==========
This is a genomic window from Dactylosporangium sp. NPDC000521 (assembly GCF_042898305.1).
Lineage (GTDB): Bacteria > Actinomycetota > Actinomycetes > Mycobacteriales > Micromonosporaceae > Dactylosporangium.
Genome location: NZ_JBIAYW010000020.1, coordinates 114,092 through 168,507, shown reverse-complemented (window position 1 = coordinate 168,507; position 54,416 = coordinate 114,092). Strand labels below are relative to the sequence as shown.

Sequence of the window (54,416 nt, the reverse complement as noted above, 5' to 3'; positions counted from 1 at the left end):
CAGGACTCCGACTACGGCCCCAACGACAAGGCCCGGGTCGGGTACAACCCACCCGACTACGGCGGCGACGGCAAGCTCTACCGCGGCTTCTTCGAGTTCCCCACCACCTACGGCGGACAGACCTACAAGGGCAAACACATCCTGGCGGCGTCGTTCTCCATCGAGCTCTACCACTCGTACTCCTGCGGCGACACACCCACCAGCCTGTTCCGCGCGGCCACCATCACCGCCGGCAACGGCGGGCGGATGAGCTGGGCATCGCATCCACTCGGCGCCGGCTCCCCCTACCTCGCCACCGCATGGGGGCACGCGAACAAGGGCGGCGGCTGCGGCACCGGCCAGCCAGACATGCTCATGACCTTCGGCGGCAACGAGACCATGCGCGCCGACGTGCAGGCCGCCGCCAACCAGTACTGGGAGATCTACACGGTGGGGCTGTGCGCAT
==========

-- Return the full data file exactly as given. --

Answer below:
This is a genomic window from Dactylosporangium sp. NPDC000521 (assembly GCF_042898305.1).
Lineage (GTDB): Bacteria > Actinomycetota > Actinomycetes > Mycobacteriales > Micromonosporaceae > Dactylosporangium.
Genome location: NZ_JBIAYW010000020.1, coordinates 114,092 through 168,507, shown reverse-complemented (window position 1 = coordinate 168,507; position 54,416 = coordinate 114,092). Strand labels below are relative to the sequence as shown.

Sequence of the window (54,416 nt, the reverse complement as noted above, 5' to 3'; positions counted from 1 at the left end):
CAGGACTCCGACTACGGCCCCAACGACAAGGCCCGGGTCGGGTACAACCCACCCGACTACGGCGGCGACGGCAAGCTCTACCGCGGCTTCTTCGAGTTCCCCACCACCTACGGCGGACAGACCTACAAGGGCAAACACATCCTGGCGGCGTCGTTCTCCATCGAGCTCTACCACTCGTACTCCTGCGGCGACACACCCACCAGCCTGTTCCGCGCGGCCACCATCACCGCCGGCAACGGCGGGCGGATGAGCTGGGCATCGCATCCACTCGGCGCCGGCTCCCCCTACCTCGCCACCGCATGGGGGCACGCGAACAAGGGCGGCGGCTGCGGCACCGGCCAGCCAGACATGCTCATGACCTTCGGCGGCAACGAGACCATGCGCGCCGACGTGCAGGCCGCCGCCAACCAGTACTGGGAGATCTACACGGTGGGGCTGTGCGCAT